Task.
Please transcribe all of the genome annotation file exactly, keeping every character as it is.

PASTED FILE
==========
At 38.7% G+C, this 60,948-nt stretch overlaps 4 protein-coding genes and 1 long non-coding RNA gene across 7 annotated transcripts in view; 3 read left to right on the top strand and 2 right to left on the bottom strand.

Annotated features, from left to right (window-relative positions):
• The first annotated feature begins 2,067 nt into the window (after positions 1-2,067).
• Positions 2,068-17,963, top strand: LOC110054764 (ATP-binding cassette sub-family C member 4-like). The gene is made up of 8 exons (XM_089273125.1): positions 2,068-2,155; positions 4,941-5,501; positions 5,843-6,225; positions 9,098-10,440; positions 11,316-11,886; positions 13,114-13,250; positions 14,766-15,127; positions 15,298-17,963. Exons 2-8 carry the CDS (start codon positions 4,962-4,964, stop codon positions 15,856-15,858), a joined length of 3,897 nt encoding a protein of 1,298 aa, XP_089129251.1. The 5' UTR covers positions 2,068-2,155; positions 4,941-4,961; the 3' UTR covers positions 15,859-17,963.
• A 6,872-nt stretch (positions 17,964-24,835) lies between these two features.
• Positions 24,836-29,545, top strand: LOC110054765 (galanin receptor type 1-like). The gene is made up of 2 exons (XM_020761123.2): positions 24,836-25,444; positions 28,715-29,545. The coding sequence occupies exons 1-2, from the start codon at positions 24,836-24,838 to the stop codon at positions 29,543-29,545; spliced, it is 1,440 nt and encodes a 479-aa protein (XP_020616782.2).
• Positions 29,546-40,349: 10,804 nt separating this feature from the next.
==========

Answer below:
At 38.7% G+C, this 60,948-nt stretch overlaps 4 protein-coding genes and 1 long non-coding RNA gene across 7 annotated transcripts in view; 3 read left to right on the top strand and 2 right to left on the bottom strand.

Annotated features, from left to right (window-relative positions):
• The first annotated feature begins 2,067 nt into the window (after positions 1-2,067).
• Positions 2,068-17,963, top strand: LOC110054764 (ATP-binding cassette sub-family C member 4-like). The gene is made up of 8 exons (XM_089273125.1): positions 2,068-2,155; positions 4,941-5,501; positions 5,843-6,225; positions 9,098-10,440; positions 11,316-11,886; positions 13,114-13,250; positions 14,766-15,127; positions 15,298-17,963. Exons 2-8 carry the CDS (start codon positions 4,962-4,964, stop codon positions 15,856-15,858), a joined length of 3,897 nt encoding a protein of 1,298 aa, XP_089129251.1. The 5' UTR covers positions 2,068-2,155; positions 4,941-4,961; the 3' UTR covers positions 15,859-17,963.
• A 6,872-nt stretch (positions 17,964-24,835) lies between these two features.
• Positions 24,836-29,545, top strand: LOC110054765 (galanin receptor type 1-like). The gene is made up of 2 exons (XM_020761123.2): positions 24,836-25,444; positions 28,715-29,545. The coding sequence occupies exons 1-2, from the start codon at positions 24,836-24,838 to the stop codon at positions 29,543-29,545; spliced, it is 1,440 nt and encodes a 479-aa protein (XP_020616782.2).
• Positions 29,546-40,349: 10,804 nt separating this feature from the next.